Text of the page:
TORONTO—It was quite the home run for Manitoulin Island at this year’s Meritorious Service Decoration (MSD) (civilian division) awards at the Lieutenant Governor’s Suite in Queen’s Park as Lieutenant Governor of Ontario Elizabeth Dowdeswell pinned medals on several individuals from Island communities.
Among the recipients were Lakeview Principal Neil Debassige and M’Chigeeng Anishinaabe historian Alan Corbiere, who were nominated and selected in recognition of their dedication to Indigenous language/cultural revitalization as demonstrated by the Anishinaabemowin Revival Program at Lakeview School in M’Chigeeng. Both men, notes an email from the LG’s office, “are instrumental in the program development and continuous support and dedication to the success of the program and language vitality.”
Other recipients from Manitoulin’s shores included Josephine Mandamin, a Wiikwemkoong elder whose inspiring water walks have highlighted the importance of protecting water as one of our most sacred resources and Autumn Peltier, a Wiikwemkoong youth who has brought protection of the water onto the global stage (Ms. Peltier is also selected as an Ontario Community Newspapers Association Junior Citizen this year, see story Page 1); and Dr. Dawn ‘Meemee’ Harvard (daughter of Order of Canada member Jeanette Corbiere Lavell) for her leadership at the grassroots level in advancing basic human rights of Indigenous women and her work in advocating for the Missing and Murdered Indigenous Women and Girls and support of families going through the process.
“It was quite a surprise when we walked through the door,” said Mr. Harvard. “We didn’t know who else was receiving the award before we walked in the room.”
“Manitoulin really knocked it out of the park,” agreed Mr. Debassige. “There were so many people from the Island there; it was fantastic, great!”
“It was a great honour just to be in the room with people like Josephine Mandamin and Autumn Peltier,” said Mr. Harvard. “Josephine was my mentor as I was starting out as a youth. I was full of fire and fury and she taught me to walk with grace. I was proud to see three strong women from Wiikwemkoong being honoured in this way.”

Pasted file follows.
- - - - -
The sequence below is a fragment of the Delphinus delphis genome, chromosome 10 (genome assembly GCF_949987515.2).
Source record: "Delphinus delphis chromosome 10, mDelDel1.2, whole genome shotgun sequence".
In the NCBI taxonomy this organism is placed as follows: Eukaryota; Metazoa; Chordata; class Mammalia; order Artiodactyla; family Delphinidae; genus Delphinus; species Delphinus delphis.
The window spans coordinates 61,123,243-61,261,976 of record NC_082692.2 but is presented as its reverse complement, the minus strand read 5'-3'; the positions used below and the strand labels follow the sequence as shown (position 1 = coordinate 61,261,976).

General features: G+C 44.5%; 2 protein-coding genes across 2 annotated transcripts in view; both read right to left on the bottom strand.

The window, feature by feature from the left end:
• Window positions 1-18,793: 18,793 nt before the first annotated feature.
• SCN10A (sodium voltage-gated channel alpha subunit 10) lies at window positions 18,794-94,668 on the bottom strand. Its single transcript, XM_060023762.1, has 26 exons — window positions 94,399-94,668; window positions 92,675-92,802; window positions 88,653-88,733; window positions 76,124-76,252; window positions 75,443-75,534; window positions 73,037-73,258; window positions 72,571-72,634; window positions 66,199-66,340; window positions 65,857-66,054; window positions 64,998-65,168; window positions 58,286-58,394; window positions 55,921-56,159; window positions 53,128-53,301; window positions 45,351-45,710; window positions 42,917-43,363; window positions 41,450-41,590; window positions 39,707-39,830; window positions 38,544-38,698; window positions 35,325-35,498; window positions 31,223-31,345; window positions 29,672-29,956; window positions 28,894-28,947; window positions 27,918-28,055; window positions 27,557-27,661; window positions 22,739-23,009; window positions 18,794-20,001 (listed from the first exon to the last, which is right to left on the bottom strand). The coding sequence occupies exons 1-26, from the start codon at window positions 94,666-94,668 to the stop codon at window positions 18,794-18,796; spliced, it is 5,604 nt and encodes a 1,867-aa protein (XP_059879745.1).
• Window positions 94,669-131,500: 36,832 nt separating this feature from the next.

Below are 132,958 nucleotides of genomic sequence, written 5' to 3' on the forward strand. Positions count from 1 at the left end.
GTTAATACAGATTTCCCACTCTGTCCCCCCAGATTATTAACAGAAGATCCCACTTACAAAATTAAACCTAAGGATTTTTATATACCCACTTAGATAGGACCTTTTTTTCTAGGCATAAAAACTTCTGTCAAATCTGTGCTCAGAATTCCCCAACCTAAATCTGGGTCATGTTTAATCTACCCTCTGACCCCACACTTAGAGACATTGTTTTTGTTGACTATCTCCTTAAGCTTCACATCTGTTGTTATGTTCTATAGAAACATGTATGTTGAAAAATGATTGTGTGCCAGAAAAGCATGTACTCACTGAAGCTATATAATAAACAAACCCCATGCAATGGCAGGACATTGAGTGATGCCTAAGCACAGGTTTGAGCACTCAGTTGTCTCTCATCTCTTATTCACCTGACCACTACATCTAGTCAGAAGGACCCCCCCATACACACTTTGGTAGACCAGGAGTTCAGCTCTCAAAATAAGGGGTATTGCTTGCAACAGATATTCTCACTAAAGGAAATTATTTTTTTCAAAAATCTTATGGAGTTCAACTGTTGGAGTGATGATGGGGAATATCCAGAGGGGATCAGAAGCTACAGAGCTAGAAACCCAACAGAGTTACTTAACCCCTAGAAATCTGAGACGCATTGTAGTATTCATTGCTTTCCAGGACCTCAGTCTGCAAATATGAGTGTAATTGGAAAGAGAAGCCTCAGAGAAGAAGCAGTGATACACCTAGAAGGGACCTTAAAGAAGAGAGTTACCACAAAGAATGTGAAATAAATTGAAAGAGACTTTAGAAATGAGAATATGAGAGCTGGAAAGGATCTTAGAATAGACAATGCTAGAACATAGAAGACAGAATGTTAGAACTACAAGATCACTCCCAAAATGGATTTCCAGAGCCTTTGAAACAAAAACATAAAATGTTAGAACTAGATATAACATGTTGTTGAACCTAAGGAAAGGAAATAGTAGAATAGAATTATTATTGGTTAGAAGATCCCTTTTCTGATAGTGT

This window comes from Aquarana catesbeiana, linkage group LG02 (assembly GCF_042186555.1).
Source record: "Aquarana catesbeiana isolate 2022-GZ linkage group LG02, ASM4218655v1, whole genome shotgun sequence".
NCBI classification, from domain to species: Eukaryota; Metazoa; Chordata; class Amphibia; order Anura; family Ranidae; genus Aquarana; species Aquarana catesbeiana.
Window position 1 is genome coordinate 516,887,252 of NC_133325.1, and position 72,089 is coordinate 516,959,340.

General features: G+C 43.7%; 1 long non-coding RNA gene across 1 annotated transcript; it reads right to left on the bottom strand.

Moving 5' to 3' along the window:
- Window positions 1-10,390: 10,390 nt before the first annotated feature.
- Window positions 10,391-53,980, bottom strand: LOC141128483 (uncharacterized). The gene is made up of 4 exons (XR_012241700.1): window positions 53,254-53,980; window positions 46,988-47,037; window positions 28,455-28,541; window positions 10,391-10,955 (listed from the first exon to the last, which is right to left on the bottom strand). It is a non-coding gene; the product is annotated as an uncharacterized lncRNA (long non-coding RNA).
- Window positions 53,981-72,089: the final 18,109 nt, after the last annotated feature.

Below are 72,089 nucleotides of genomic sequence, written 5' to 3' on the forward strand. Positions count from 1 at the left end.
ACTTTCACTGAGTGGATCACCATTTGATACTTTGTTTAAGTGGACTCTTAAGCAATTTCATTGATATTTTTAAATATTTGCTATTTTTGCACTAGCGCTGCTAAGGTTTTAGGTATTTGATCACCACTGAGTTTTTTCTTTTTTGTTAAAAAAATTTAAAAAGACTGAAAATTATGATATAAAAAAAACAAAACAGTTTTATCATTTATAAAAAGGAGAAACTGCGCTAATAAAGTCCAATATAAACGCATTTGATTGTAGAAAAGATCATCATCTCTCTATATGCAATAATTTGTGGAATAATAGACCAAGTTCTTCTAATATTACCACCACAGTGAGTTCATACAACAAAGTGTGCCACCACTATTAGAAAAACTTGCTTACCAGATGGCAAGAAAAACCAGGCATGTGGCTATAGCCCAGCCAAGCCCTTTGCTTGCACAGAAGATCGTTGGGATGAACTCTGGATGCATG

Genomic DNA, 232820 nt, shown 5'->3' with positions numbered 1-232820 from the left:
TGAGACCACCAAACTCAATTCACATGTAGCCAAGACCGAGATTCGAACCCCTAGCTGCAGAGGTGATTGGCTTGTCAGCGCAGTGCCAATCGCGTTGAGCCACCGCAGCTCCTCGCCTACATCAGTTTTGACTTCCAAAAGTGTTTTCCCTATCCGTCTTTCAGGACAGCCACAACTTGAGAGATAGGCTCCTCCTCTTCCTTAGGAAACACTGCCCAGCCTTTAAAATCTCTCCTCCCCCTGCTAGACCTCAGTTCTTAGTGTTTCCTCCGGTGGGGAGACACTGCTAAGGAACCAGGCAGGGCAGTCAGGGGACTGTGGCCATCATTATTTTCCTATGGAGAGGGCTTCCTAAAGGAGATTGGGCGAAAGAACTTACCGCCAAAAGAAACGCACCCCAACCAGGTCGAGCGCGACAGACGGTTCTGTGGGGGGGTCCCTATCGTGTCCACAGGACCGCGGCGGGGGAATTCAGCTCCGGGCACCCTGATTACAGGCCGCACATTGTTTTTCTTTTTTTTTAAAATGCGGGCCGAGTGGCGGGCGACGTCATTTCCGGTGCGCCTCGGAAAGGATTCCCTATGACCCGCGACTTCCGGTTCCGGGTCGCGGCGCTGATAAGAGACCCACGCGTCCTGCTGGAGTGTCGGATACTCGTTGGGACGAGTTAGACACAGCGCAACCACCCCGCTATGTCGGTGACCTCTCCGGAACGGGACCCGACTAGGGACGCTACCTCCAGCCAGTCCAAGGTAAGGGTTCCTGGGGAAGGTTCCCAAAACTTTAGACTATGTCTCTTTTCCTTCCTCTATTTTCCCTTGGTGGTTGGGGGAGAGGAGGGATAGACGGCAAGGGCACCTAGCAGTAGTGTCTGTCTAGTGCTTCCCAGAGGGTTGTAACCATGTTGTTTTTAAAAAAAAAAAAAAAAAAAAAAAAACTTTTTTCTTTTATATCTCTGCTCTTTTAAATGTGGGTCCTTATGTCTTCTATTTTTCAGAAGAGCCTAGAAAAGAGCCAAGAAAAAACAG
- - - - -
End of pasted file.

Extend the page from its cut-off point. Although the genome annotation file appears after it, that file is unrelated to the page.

Mr. Debassige said that it was a humbling experience to receive the honour, but went on to stress that he and Alan were accepting the honour on behalf of the entire community of people who worked to bring the Anishinaabemowin Revival Program to fruition.
“I think I can speak for both Al and I on this, we were only part of the players in the ARP,” said Mr. Debassige. “When you look at how system change happens, the process it takes, there are so many people who deserve to be part of this honour.”
Mr. Debassige went on to cite “Sandra Tiabossigai, M’Chigeeng chief and council, the M’Chigeeng Board of Education, Clarisse Pangowish, Gail Pyette, Evelyn Roy, Melvina Corbiere, Louis Debassige, Ted Corbiere, Nancy Debassige, the whole development team, and the implementation team, Lorraine Debassige, Eria Bebonang, and Gail Pyette again, and then there will be the whole revision team. We are just starting the process,” he said. “So I can only accept on behalf of the entire team.”
As for the number of recipients coming from the Island, Mr. Harvard shared what she and the other recipients were thinking. “There must be something special in the water on Manitoulin,” she laughed.
The MSD awards “enable the Governor General to honour people who have performed a deed or activity in a highly professional manner which brings benefit or honour to Canada. The MSD does not recognize a lifetime contribution but, rather, a deed or activity that was performed during a short period of time,” noted the Lieutenant Governor’s office.
“So often we see awards going to captains of industry, people who have made millions for their companies,” said Mr. Harvard. “These awards are a rare opportunity to see people being honoured just for doing the right thing. Even if it wasn’t always popular at the time, they still stepped up to do the right thing.”
With three strong Anishinabe-kwe coming from Manitoulin, Mr. Harvard expressed the hope that such accolades for young Indigenous women will be come even more common in the future.